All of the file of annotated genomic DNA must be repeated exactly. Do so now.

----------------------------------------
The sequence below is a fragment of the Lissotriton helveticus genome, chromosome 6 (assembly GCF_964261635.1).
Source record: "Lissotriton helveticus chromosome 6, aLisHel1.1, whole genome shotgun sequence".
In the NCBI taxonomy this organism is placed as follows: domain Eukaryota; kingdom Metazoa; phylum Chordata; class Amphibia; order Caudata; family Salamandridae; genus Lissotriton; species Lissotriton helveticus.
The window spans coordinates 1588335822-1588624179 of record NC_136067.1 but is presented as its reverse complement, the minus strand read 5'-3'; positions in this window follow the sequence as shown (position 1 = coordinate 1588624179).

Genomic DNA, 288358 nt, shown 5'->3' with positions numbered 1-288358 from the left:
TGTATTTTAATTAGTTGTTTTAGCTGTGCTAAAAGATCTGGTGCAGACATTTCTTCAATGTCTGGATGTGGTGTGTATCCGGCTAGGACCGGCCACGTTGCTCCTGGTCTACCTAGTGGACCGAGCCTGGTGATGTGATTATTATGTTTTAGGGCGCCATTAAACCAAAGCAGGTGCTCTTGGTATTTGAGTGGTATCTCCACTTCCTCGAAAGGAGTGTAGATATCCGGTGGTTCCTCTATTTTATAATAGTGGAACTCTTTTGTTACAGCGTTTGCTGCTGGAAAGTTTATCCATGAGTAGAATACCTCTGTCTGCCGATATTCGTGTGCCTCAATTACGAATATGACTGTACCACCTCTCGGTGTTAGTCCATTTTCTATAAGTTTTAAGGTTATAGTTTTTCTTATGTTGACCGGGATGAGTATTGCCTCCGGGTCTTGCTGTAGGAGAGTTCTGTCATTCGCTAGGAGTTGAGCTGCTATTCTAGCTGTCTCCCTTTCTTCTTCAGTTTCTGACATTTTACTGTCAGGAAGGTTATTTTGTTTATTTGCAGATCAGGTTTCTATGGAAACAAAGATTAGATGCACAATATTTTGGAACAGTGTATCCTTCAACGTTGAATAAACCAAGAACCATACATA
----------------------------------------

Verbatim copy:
The sequence below is a fragment of the Lissotriton helveticus genome, chromosome 6 (assembly GCF_964261635.1).
Source record: "Lissotriton helveticus chromosome 6, aLisHel1.1, whole genome shotgun sequence".
In the NCBI taxonomy this organism is placed as follows: domain Eukaryota; kingdom Metazoa; phylum Chordata; class Amphibia; order Caudata; family Salamandridae; genus Lissotriton; species Lissotriton helveticus.
The window spans coordinates 1588335822-1588624179 of record NC_136067.1 but is presented as its reverse complement, the minus strand read 5'-3'; positions in this window follow the sequence as shown (position 1 = coordinate 1588624179).

Genomic DNA, 288358 nt, shown 5'->3' with positions numbered 1-288358 from the left:
TGTATTTTAATTAGTTGTTTTAGCTGTGCTAAAAGATCTGGTGCAGACATTTCTTCAATGTCTGGATGTGGTGTGTATCCGGCTAGGACCGGCCACGTTGCTCCTGGTCTACCTAGTGGACCGAGCCTGGTGATGTGATTATTATGTTTTAGGGCGCCATTAAACCAAAGCAGGTGCTCTTGGTATTTGAGTGGTATCTCCACTTCCTCGAAAGGAGTGTAGATATCCGGTGGTTCCTCTATTTTATAATAGTGGAACTCTTTTGTTACAGCGTTTGCTGCTGGAAAGTTTATCCATGAGTAGAATACCTCTGTCTGCCGATATTCGTGTGCCTCAATTACGAATATGACTGTACCACCTCTCGGTGTTAGTCCATTTTCTATAAGTTTTAAGGTTATAGTTTTTCTTATGTTGACCGGGATGAGTATTGCCTCCGGGTCTTGCTGTAGGAGAGTTCTGTCATTCGCTAGGAGTTGAGCTGCTATTCTAGCTGTCTCCCTTTCTTCTTCAGTTTCTGACATTTTACTGTCAGGAAGGTTATTTTGTTTATTTGCAGATCAGGTTTCTATGGAAACAAAGATTAGATGCACAATATTTTGGAACAGTGTATCCTTCAACGTTGAATAAACCAAGAACCATACATA